Three members of the Vancouver Canucks, who helped their club capture the Presidents' Trophy for posting the NHL's best record, have added individual awards as the 2010-11 regular-season schedule concluded today. Left wing Daniel Sedin won his first career Art Ross Trophy as NHL scoring leader, while Roberto Luongo and Cory Schneider earned the William Jennings Trophy as the goaltenders on the club allowing the fewest goals.
Anaheim Ducks right wing Corey Perry, a potential Hart Trophy finalist, joined the Canucks' trio as an award winner, capturing the Maurice Richard Trophy as the League's goal-scoring leader.
The four trophy winners will be honored at the 2011 NHL Awards, to be held in Las Vegas on Wednesday, June 22.
Sedin kept the Art Ross Trophy in the family by finishing the season with a League-leading and career-high 104 points (41 goals, 63 assists). With twin brother Henrik claiming the award in 2009-10, this marks the first time in League history that brothers have won scoring titles in consecutive seasons. Daniel sparked the League's top-ranked power-play unit by tallying a League-leading 18 goals and 42 points with the man advantage. He also tied for second place among NHL forwards in plus-minus (plus-30).
Daniel becomes the 10th player in the past 10 seasons to capture the Art Ross, joining Jaromir Jagr in 2001, Jarome Iginla in 2002, Peter Forsberg in 2003, Martin St. Louis in 2004, Joe Thornton in 2006, Sidney Crosby in 2007, Alex Ovechkin in 2008, Evgeni Malkin in 2009 and Henrik last season.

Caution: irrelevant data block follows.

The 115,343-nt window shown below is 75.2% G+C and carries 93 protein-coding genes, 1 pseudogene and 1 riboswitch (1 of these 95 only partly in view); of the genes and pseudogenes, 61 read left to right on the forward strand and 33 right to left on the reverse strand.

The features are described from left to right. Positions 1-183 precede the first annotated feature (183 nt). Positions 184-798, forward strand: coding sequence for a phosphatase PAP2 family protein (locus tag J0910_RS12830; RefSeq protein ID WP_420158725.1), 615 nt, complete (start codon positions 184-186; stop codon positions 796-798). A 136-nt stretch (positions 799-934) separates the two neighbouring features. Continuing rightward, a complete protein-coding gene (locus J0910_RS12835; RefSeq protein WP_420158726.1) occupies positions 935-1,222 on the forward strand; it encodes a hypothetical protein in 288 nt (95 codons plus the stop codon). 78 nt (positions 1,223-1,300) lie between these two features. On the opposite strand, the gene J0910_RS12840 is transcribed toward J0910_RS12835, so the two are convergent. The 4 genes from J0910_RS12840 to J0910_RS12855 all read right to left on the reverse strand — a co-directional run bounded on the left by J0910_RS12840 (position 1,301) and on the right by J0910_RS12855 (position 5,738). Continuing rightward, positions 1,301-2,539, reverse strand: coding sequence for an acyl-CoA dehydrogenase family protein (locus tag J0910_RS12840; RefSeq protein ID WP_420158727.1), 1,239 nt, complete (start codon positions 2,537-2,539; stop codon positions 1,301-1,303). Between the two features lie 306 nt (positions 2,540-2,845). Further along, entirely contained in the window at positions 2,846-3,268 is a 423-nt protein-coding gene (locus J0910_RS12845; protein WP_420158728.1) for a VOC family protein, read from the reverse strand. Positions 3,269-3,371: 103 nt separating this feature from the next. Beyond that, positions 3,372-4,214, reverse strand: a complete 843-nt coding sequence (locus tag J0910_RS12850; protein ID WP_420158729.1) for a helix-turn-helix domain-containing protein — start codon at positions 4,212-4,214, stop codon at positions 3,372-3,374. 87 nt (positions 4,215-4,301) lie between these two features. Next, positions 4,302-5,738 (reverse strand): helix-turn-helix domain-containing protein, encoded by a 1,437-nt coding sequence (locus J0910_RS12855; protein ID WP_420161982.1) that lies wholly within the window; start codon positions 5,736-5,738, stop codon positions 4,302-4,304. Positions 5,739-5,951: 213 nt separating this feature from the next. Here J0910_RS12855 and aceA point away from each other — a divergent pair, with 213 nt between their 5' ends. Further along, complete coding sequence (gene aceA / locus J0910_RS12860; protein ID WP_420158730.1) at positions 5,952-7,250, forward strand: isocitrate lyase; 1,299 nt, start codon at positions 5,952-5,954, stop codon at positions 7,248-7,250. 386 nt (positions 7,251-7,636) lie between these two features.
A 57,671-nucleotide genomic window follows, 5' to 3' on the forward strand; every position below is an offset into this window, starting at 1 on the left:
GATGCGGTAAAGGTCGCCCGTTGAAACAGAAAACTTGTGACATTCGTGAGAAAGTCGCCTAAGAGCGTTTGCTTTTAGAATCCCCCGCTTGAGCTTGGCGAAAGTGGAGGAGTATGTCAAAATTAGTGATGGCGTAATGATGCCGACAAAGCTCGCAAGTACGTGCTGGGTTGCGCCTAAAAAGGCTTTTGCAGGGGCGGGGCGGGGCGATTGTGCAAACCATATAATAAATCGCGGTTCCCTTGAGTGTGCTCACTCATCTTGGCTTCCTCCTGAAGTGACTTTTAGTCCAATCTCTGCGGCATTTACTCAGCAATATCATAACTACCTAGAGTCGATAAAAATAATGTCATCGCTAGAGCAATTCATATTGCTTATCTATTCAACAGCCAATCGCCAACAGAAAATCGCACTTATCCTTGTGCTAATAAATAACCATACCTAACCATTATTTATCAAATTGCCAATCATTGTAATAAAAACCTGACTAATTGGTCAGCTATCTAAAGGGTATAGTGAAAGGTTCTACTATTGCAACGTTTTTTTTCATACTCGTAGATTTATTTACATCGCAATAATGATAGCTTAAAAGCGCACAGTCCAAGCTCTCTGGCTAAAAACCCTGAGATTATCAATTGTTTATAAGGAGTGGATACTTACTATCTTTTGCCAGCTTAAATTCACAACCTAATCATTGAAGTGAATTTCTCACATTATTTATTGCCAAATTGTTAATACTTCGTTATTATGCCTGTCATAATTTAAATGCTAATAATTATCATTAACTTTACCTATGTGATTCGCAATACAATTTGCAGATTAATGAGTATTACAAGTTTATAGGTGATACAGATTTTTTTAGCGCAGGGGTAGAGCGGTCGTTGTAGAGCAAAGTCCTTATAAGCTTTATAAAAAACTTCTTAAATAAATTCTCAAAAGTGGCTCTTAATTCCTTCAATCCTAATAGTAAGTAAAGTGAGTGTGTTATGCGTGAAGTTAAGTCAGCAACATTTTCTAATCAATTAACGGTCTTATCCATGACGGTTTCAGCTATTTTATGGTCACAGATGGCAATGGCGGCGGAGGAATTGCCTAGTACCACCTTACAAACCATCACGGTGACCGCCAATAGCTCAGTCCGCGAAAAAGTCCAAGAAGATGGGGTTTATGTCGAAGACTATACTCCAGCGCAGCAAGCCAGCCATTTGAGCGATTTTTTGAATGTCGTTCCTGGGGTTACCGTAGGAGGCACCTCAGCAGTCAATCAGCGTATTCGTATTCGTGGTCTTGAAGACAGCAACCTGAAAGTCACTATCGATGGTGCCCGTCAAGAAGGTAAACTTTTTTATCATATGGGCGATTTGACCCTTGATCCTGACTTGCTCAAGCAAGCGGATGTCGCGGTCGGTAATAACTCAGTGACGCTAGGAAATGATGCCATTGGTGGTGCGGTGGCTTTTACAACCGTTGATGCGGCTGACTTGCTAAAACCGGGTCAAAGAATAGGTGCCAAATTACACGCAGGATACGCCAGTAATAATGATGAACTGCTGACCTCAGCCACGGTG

Perry won his first career Maurice Richard Trophy with a late surge of 19 goals in his final 16 games that raised his season total to 50 and helped launch the Ducks from 11th place in the Western Conference to a season-ending fourth. Perry became the third player in franchise history to reach the 50-goal mark, joining Paul Kariya in 1995-96 (50) and Teemu Selanne in 1996-97 and 1997-98 (51, 52). He shared the League lead in game-winning goals with Washington's Alex Ovechkin (11), tied for fifth place in power-play goals (14), shared fifth in shorthanded tallies (four) and led all players with 21 third-period goals. Twenty-five of his goals tied the score or put the Ducks ahead.
Schneider excelled in relief of Luongo in his first full NHL season after a three-year apprenticeship with Manitoba of the American Hockey League. The Canucks' first pick (No. 24) in the 2004 Entry Draft posted a 16-4-2 record in 25 appearances, highlighted by a franchise record-tying 10-game undefeated streak (8-0-2) in his first 10 decisions of the season. He ranked third among NHL goaltenders in save percentage (.929) and was fourth in goals-against average (2.23).